Of course, travelling a lot allowed me to see a huge amount of art and architecture that I've only ever seen in books. By far and away the best major art museum that I've seen so far is the Prado in Madrid - gosh, you only have to walk into the room with Goya' Night Pictures to realise what heights art can attain. The Prado is blessed with huge collections of two of the best painters who ever lived in Goya and Velaquez, who were both Spaniard and court painters, so I guess the Prado being made of the royal collection, they had an advantage. But it also has Bosch' 'Garden Of Earthly Delights' which is something any art lover has to see in the original.

Whilst in town, see the Thyssen-Borezma collection of modern art which is one of the very best I've seen. Also saw a lovely retrospective of Odilon Redon whilst in town. Picasso' Guernica is also worth the pilgrimage. Seeing Duchamp' collection at the Philadephia Museum of Fine Art was amazing. I paid my repsects to 'The Large Glass' at last. The Barnes collection in the same city is amazing though way too much of Renoir, whom I have no time for his endless soft porn pics of pudgy women and twee kids.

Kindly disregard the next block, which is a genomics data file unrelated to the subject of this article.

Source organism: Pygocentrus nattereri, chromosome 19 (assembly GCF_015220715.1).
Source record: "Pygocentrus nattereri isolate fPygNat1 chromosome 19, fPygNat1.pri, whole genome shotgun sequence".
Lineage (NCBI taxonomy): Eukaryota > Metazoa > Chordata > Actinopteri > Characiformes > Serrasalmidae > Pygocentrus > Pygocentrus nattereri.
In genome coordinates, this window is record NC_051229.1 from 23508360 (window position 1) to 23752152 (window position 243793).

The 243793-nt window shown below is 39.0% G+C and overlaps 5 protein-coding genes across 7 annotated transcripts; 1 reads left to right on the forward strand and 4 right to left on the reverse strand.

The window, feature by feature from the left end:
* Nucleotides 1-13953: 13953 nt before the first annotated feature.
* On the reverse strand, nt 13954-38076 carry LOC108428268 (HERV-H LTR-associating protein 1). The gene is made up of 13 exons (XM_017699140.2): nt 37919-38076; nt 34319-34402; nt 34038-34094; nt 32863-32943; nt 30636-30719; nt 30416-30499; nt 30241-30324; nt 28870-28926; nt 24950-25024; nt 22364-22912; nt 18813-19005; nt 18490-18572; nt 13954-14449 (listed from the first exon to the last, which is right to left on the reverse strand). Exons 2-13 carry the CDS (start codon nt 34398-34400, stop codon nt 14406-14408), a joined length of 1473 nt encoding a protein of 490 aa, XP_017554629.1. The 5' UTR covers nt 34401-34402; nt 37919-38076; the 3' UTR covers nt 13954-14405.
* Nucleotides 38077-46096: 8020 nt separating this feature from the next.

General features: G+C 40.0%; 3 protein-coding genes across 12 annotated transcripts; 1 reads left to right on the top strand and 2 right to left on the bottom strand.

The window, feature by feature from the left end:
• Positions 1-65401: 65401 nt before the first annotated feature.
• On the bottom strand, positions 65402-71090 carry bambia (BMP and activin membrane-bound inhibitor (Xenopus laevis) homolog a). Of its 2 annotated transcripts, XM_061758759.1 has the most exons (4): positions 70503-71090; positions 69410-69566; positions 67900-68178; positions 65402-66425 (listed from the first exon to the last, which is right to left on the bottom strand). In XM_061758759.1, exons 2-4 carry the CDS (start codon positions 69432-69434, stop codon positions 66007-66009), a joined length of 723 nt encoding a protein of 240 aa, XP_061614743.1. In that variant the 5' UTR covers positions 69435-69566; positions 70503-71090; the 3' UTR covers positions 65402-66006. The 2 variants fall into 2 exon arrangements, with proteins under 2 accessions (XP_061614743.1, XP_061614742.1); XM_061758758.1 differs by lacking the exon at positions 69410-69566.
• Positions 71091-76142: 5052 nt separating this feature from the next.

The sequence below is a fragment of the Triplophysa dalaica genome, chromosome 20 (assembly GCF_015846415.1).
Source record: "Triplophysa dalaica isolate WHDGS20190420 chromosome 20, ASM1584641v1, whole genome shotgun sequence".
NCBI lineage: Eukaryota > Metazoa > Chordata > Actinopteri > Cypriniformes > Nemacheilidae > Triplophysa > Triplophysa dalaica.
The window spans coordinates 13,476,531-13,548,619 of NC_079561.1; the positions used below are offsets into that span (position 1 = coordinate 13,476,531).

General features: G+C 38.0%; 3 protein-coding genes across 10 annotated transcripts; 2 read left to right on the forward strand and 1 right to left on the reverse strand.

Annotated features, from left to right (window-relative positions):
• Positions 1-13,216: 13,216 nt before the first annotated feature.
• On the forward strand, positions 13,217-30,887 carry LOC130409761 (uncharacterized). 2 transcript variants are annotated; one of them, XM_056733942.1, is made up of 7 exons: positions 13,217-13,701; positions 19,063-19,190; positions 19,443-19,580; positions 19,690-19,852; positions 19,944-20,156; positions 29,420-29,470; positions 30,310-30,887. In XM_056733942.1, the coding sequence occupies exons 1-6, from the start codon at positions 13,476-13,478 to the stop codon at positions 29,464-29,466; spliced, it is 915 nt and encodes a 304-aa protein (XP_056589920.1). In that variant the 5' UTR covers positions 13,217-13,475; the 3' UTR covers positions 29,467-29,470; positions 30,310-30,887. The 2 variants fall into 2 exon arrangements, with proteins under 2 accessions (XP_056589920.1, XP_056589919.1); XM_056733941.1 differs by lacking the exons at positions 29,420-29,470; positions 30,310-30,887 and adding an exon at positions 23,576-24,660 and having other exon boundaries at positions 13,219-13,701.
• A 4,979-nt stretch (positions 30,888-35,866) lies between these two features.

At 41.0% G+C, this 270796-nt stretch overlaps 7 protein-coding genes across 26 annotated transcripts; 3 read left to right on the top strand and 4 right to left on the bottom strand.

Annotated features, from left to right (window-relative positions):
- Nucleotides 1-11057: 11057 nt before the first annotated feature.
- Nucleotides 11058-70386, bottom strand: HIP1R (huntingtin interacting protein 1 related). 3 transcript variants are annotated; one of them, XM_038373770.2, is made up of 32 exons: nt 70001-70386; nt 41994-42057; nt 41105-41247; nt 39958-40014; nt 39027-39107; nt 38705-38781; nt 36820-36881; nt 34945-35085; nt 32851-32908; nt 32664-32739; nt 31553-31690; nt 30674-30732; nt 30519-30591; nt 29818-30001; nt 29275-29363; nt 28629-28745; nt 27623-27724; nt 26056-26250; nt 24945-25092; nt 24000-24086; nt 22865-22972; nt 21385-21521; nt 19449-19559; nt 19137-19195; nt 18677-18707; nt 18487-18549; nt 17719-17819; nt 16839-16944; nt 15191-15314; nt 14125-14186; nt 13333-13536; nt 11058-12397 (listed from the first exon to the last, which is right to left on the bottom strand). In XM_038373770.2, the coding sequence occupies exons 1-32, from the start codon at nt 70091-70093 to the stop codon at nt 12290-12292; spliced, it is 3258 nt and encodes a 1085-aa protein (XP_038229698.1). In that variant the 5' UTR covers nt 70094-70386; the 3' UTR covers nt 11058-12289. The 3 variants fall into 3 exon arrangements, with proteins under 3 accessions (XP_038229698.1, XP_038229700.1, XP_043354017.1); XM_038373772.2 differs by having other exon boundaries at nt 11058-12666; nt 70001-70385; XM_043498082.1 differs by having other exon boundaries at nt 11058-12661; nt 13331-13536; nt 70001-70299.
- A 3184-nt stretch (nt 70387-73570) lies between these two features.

Barcelona - the famous uncompleted Gaudi cathedral - it is truly, truly breathtaking - a work of astonishing beauty. But the 12th C El Sur cathedral is also gob-smacking beautiful - I'm never short of being astonished at what medieval craftsmen could achieve. And the Guggenheim museum in Bilbao lives up to and exceeds all expectations. But Bilbao itself is more than this museum too. I did see Leonardo' 'Last Supper'  in Milan, too; yes, it is quite remarkable and more so how it survived the rest of the building being leveled in WW2. I could go on and on. Shows - saw a a few of them, too. 'A Funny Thing Happened on the Way to the Forum" with Geoffrey Rush was fabulous. I'll stop now. 

Have you implemented any significant changes to your working methods this year?